It certainly hasn't been the prettiest year in the garden or on the prairie, but there's always next year!

8 comments:

~Gardener on Sherlock Street said...

I'm not sure I've ever really thought about ragweed. I certainly couldn't have identified it and did not know it could grow so tall! I wonder if it grows on my parents' farm but they called it something else. (My mom has odd names for some plants that I have found out aren't right! Ha.)
I like gayfeather and am glad it is spreading for you.
I'm hoping my heath aster plants settle in to where I moved them. One in the alley disappeared with the digging by the phone/internet people but one is out there still and I have about 6 in the front garden.
Sunflowers are just made to be here.
Your asters and goldenrod look great together.
I don't know where I'd put the sand love grass. When do you usually plant or divide that?
Here's to next year!

Melanie said...

Love your list of survivors! I transplanted 3 gayflowers out of our pasture last summer to put by the waterfall. Two of them survived and I LOVE 'em!! I love the vibrant purple spikes at the end of the summer. I was worried that they wouldn't bloom.. since they didn't until mid September! My sis-in-law harvested some cleome seed pods for me that she gave me last night. They were wild in her pasture. .and had NOOOOO water whatsoever, coupled with the heat. .and they still grew and bloomed! I'm planning to throw some of those seeds in the ground next spring too! I might be interested in a piece of the grass. .I'll have to look it up to see what it does! Enjoy your Sunday!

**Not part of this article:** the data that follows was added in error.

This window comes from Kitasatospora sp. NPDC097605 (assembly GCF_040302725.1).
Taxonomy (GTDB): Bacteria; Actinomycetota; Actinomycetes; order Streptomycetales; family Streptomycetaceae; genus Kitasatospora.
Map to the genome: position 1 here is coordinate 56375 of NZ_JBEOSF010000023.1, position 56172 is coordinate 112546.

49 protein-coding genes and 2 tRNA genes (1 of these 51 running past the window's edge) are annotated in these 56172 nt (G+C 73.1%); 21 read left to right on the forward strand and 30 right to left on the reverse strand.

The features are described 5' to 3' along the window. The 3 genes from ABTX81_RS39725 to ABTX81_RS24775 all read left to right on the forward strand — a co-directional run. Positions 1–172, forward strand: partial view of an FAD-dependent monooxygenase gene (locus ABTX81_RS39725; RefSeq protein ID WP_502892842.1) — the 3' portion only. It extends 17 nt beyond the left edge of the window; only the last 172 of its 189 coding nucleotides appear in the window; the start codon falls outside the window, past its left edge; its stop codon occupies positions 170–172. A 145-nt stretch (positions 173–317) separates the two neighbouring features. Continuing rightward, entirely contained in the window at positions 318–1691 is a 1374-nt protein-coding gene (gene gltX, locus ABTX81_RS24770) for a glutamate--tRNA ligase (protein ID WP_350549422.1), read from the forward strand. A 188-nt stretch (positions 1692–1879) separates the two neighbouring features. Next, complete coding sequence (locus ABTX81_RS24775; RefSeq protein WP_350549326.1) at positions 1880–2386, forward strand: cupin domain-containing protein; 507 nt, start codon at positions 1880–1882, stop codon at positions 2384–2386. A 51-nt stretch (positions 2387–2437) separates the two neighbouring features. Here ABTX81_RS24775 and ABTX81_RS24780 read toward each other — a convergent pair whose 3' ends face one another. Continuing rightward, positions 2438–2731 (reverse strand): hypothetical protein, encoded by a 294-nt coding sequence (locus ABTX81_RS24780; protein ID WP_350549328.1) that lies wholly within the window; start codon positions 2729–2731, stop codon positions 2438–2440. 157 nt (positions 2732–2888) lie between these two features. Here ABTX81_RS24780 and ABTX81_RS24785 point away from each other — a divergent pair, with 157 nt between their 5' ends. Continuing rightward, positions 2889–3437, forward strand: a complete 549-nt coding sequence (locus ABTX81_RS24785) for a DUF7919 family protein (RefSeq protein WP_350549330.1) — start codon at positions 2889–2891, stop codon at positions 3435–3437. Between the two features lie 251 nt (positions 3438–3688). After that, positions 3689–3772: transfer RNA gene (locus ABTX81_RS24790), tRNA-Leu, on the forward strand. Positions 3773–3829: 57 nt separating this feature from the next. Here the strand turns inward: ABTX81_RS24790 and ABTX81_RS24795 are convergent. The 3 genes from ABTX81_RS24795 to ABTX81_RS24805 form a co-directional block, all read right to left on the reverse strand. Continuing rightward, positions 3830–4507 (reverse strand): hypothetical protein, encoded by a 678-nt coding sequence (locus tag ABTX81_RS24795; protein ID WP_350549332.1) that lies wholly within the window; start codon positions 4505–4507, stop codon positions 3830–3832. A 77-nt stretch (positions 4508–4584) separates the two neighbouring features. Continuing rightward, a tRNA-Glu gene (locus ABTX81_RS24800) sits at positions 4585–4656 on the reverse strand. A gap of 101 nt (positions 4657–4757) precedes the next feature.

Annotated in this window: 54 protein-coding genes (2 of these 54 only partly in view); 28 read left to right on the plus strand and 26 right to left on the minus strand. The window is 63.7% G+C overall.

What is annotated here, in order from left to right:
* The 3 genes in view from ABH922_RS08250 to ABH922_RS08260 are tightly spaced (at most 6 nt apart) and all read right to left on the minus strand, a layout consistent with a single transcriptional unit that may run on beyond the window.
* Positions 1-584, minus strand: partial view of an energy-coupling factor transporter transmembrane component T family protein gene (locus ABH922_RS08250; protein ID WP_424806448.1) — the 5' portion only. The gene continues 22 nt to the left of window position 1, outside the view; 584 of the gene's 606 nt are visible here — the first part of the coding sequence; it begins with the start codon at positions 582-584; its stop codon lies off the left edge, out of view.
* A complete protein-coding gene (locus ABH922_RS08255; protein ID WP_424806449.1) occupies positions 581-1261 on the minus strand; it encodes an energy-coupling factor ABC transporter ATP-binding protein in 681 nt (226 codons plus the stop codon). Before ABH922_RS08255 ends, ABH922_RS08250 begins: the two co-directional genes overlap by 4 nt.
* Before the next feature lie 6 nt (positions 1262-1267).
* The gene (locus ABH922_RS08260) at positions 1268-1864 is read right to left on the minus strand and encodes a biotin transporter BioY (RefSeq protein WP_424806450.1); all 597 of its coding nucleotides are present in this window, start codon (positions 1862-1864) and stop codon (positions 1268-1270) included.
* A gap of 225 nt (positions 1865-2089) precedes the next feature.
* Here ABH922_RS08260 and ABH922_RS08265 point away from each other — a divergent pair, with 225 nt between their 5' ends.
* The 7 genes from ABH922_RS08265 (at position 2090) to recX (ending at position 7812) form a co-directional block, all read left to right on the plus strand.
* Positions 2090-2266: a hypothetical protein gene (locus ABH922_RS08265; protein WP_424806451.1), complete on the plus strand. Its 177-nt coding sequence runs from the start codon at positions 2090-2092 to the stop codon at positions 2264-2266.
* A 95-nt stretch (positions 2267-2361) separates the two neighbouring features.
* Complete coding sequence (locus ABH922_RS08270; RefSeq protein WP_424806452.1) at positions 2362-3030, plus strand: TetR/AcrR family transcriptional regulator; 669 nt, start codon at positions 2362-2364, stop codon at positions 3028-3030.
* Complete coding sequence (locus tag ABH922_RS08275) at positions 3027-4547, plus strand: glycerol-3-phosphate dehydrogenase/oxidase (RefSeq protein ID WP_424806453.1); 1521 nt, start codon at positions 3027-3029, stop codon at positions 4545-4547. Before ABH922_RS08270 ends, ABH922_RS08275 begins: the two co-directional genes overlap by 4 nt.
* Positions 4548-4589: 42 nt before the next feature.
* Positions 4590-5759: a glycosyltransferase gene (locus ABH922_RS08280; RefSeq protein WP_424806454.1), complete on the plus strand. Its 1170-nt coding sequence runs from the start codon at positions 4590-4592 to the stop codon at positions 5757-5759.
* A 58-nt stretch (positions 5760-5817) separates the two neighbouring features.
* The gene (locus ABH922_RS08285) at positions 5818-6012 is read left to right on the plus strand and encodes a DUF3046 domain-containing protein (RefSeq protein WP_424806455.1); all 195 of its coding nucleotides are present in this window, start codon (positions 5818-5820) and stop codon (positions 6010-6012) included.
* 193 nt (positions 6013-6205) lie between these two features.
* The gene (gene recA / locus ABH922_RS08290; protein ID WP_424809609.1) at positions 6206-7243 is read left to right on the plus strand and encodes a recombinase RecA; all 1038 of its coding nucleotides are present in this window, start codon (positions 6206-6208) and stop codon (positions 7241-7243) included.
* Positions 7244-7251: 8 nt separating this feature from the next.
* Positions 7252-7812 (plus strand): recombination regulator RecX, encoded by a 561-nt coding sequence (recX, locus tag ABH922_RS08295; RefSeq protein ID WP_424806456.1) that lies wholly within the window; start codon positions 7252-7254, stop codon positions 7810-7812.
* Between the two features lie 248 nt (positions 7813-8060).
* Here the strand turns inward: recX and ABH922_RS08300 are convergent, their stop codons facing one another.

ProfessorRoush said...

Here's a second to your amazement over the survival of plants this year. And thanks for Id'ing the false boneset for me...I didn't know what it was.

Gaia Gardener: said...

Sherlock, I've got lots more heath aster if you need some more (or want some seed). I'm digging the sand love grass out this fall - I think it's hardy enough to survive no matter what time of year you transplant it!

Melanie, congrats on transplanting the gayfeather! I'm really rather surprised you had 2 out of 3 survive, given how deep their roots are supposed to be. What cleome did you get from your sister? The garden one, or one of the natives? If it's one of the natives, I might be interested in seeds from that, if and when you ever have extra to share.

The sand love grass gets about 2 - 2 1/2 feet tall, with feathery, open seed heads. We have a sandy loam soil here, and it absolutely loves it. Be aware that the reason I have so much to share is that it's happily reseeding itself - which would be great, if they weren't in my front walkway flower bed!

Jim, I'm looking forward to reading your next posts, both about your garden AND about your vacation! Glad to be of service with the false boneset.

~Gardener on Sherlock Street said...

I don't think I have space for the sand love grass after looking into in some more.
I'll keep the heath aster offer in mind but am hoping my little rescued plants like their new homes.
Thank you. It is so nice to find out about plants that will survive here from real gardeners!

Claudia said...

Ohio had a really extreme summer too. And the natives are always ready to hang in there. Great photos too.

Gaia Gardener: said...

Sherlock, I'm really not sure that I deserve the compliment of being called a "real gardener," but thank you!

Claudia, thank you for your nice comment also!

Autumn Belle said...

During this time of the year, the survivors steal the show. The bush of asters look very lovely. Happy thanksgiving!